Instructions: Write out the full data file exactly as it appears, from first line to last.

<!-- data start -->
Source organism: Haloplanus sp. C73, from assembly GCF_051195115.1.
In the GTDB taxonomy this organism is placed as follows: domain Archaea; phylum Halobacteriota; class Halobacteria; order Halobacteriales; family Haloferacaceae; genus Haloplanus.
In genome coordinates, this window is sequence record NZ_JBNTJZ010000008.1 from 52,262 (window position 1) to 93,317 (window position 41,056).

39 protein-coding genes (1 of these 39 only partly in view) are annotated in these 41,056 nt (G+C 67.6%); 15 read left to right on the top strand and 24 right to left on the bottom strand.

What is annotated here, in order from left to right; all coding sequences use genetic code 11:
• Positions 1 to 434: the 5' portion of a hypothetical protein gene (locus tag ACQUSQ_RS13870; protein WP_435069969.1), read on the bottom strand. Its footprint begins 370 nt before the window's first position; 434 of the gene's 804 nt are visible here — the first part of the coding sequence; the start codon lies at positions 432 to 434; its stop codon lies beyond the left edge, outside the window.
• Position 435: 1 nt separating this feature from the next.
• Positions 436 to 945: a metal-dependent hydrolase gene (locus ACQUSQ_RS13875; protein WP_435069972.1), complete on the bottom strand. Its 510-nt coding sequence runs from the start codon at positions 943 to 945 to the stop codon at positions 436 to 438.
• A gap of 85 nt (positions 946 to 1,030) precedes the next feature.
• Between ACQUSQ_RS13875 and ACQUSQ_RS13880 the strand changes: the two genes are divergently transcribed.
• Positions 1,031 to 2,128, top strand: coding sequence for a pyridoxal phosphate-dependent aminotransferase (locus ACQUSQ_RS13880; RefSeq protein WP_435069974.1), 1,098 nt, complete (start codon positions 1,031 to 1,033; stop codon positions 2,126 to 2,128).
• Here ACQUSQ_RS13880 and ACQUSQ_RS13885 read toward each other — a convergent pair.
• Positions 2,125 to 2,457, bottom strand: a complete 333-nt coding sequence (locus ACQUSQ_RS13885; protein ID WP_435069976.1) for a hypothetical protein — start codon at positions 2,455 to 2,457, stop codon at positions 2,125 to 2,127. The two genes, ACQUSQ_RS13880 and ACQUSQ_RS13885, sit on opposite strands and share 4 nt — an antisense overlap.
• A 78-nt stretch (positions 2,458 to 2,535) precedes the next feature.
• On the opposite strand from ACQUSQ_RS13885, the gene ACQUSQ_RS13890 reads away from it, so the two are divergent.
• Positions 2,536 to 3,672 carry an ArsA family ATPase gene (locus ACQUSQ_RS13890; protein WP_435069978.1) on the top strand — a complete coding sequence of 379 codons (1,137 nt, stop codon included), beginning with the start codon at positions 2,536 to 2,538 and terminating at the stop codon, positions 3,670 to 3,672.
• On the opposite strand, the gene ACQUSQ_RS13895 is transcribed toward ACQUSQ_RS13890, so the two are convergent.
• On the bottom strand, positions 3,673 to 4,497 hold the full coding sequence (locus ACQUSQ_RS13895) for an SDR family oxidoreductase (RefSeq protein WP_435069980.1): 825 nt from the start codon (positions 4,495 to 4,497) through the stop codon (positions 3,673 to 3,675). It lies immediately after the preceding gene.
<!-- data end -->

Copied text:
Source organism: Haloplanus sp. C73, from assembly GCF_051195115.1.
In the GTDB taxonomy this organism is placed as follows: domain Archaea; phylum Halobacteriota; class Halobacteria; order Halobacteriales; family Haloferacaceae; genus Haloplanus.
In genome coordinates, this window is sequence record NZ_JBNTJZ010000008.1 from 52,262 (window position 1) to 93,317 (window position 41,056).

39 protein-coding genes (1 of these 39 only partly in view) are annotated in these 41,056 nt (G+C 67.6%); 15 read left to right on the top strand and 24 right to left on the bottom strand.

What is annotated here, in order from left to right; all coding sequences use genetic code 11:
• Positions 1 to 434: the 5' portion of a hypothetical protein gene (locus tag ACQUSQ_RS13870; protein WP_435069969.1), read on the bottom strand. Its footprint begins 370 nt before the window's first position; 434 of the gene's 804 nt are visible here — the first part of the coding sequence; the start codon lies at positions 432 to 434; its stop codon lies beyond the left edge, outside the window.
• Position 435: 1 nt separating this feature from the next.
• Positions 436 to 945: a metal-dependent hydrolase gene (locus ACQUSQ_RS13875; protein WP_435069972.1), complete on the bottom strand. Its 510-nt coding sequence runs from the start codon at positions 943 to 945 to the stop codon at positions 436 to 438.
• A gap of 85 nt (positions 946 to 1,030) precedes the next feature.
• Between ACQUSQ_RS13875 and ACQUSQ_RS13880 the strand changes: the two genes are divergently transcribed.
• Positions 1,031 to 2,128, top strand: coding sequence for a pyridoxal phosphate-dependent aminotransferase (locus ACQUSQ_RS13880; RefSeq protein WP_435069974.1), 1,098 nt, complete (start codon positions 1,031 to 1,033; stop codon positions 2,126 to 2,128).
• Here ACQUSQ_RS13880 and ACQUSQ_RS13885 read toward each other — a convergent pair.
• Positions 2,125 to 2,457, bottom strand: a complete 333-nt coding sequence (locus ACQUSQ_RS13885; protein ID WP_435069976.1) for a hypothetical protein — start codon at positions 2,455 to 2,457, stop codon at positions 2,125 to 2,127. The two genes, ACQUSQ_RS13880 and ACQUSQ_RS13885, sit on opposite strands and share 4 nt — an antisense overlap.
• A 78-nt stretch (positions 2,458 to 2,535) precedes the next feature.
• On the opposite strand from ACQUSQ_RS13885, the gene ACQUSQ_RS13890 reads away from it, so the two are divergent.
• Positions 2,536 to 3,672 carry an ArsA family ATPase gene (locus ACQUSQ_RS13890; protein WP_435069978.1) on the top strand — a complete coding sequence of 379 codons (1,137 nt, stop codon included), beginning with the start codon at positions 2,536 to 2,538 and terminating at the stop codon, positions 3,670 to 3,672.
• On the opposite strand, the gene ACQUSQ_RS13895 is transcribed toward ACQUSQ_RS13890, so the two are convergent.
• On the bottom strand, positions 3,673 to 4,497 hold the full coding sequence (locus ACQUSQ_RS13895) for an SDR family oxidoreductase (RefSeq protein WP_435069980.1): 825 nt from the start codon (positions 4,495 to 4,497) through the stop codon (positions 3,673 to 3,675). It lies immediately after the preceding gene.